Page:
27 Nov Canadian Weather Patterns: A Lesson in Diversification
Over the past couple of months, the markets have encountered a fair amount of turbulence. What was forecasted to be a period of calm and pleasant economic growth was instead replaced with a torrid spell of volatility and confusion, which leads us to our next story.
The coldest weather conditions in Canada are generally found in Yukon, the Northwest Territories and Nunavut, where temperatures regularly dip to -30 ℃. Most parts of the country experience relative dry weather for a few months of the year but the moderate weather conditions ultimately give way to perishing cold.
As a result of the varied conditions, Canadian towns situated near or on mountains cater for a multitude of adrenalin-fuelling pursuits, the most popular of which are mountain biking and skiing.
Given the lack of similarity between the two types of equipment required to perform each sport, local equipment shop must maintain stock effectively and so manage their stock in line with the weather cycle. Stores frequently sell all remaining bike related inventory in the fall, in preparation for high demand of skis in the cold months. And in the spring, they sell off all their ski related stock to make room for the increase in demand for biking equipment in the summer.
The chart below illustrates the average monthly sales of bikes and ski related stock, as well as the overall sale of a typical store over several years. As you can see, when bike sales zig, ski sales zag, but the combined sales of the items create a fairly smooth sales curve.
If you’re thinking to yourself: ‘I neither ski nor do mountain biking, what’s this got to do with me?’, this analogy illustrates the power of diversification.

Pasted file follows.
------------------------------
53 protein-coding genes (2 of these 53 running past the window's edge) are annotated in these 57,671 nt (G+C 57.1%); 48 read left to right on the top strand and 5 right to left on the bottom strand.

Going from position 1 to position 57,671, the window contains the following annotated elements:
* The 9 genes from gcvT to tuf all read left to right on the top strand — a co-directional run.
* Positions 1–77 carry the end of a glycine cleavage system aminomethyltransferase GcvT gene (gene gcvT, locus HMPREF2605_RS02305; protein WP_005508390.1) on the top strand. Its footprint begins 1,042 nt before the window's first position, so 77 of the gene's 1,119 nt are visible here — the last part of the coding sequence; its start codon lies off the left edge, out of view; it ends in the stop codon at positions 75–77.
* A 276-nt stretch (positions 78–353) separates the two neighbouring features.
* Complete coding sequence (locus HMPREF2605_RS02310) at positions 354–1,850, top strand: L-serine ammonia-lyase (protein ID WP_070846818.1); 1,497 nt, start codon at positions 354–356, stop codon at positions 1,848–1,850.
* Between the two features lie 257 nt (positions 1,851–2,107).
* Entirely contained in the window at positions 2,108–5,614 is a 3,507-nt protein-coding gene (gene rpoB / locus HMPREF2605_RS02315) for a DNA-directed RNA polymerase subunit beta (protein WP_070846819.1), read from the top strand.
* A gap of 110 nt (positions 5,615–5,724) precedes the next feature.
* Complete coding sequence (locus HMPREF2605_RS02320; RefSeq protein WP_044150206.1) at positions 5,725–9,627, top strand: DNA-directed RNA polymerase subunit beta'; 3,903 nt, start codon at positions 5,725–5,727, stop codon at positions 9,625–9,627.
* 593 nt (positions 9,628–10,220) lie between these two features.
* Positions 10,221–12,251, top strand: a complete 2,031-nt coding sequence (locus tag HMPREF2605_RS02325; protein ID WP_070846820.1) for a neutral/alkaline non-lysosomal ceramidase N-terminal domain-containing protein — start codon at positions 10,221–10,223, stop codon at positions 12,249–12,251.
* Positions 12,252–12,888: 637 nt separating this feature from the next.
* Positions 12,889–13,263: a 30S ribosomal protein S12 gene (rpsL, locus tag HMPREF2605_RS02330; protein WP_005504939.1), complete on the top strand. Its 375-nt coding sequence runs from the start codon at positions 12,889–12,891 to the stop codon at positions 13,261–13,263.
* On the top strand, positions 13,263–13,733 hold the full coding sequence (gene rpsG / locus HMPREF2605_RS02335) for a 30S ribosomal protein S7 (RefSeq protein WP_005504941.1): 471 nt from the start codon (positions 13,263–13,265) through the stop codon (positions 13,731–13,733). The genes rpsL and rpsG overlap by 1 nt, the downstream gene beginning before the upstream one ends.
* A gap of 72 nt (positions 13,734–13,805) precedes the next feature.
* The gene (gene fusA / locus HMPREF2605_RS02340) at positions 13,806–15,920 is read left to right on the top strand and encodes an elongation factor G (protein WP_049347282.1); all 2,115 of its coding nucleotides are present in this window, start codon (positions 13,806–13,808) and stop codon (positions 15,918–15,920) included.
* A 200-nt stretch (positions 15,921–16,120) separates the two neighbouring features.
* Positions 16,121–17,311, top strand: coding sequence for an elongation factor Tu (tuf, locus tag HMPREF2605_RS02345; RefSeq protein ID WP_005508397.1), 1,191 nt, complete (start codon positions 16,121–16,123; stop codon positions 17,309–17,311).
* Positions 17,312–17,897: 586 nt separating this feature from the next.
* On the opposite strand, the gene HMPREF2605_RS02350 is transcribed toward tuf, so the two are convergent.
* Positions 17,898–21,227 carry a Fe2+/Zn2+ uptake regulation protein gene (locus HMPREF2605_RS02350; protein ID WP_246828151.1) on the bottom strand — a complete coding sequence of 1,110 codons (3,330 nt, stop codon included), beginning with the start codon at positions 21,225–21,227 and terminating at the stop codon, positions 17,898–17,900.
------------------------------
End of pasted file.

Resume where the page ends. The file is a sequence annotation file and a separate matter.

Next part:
A prudent investor holds a diversified portfolio that includes main stream asset classes such as equities and bonds. When equities have a difficult period, bonds tend to fair better, and vice versa, much like when mountain-side stores tend to sell more bikes when ski sales are doing poorly.
As Canadian investment manager Adam Butler notes, the hallmark of a diversified portfolio is the observation that most of the time one or more of your investments should cause you disappointment. A portfolio that consists of assets that all produce gains at similar times for similar reasons will probably produce their worst losses at the same time too.
Investment writer Nick Murray once wrote ‘diversification is virtually a character trait. It is a way we manifest humility—our confession that, although we have a very good idea what’s going to happen in the long run, we never know what’s going to happen next. Nor does anyone else; the difference is we admit it.’
1 Credit: Adam Butler, CFA, Michael Philbrick and Rodrigo Gordillo: Skis and Bikes: The Untold Story of Diversification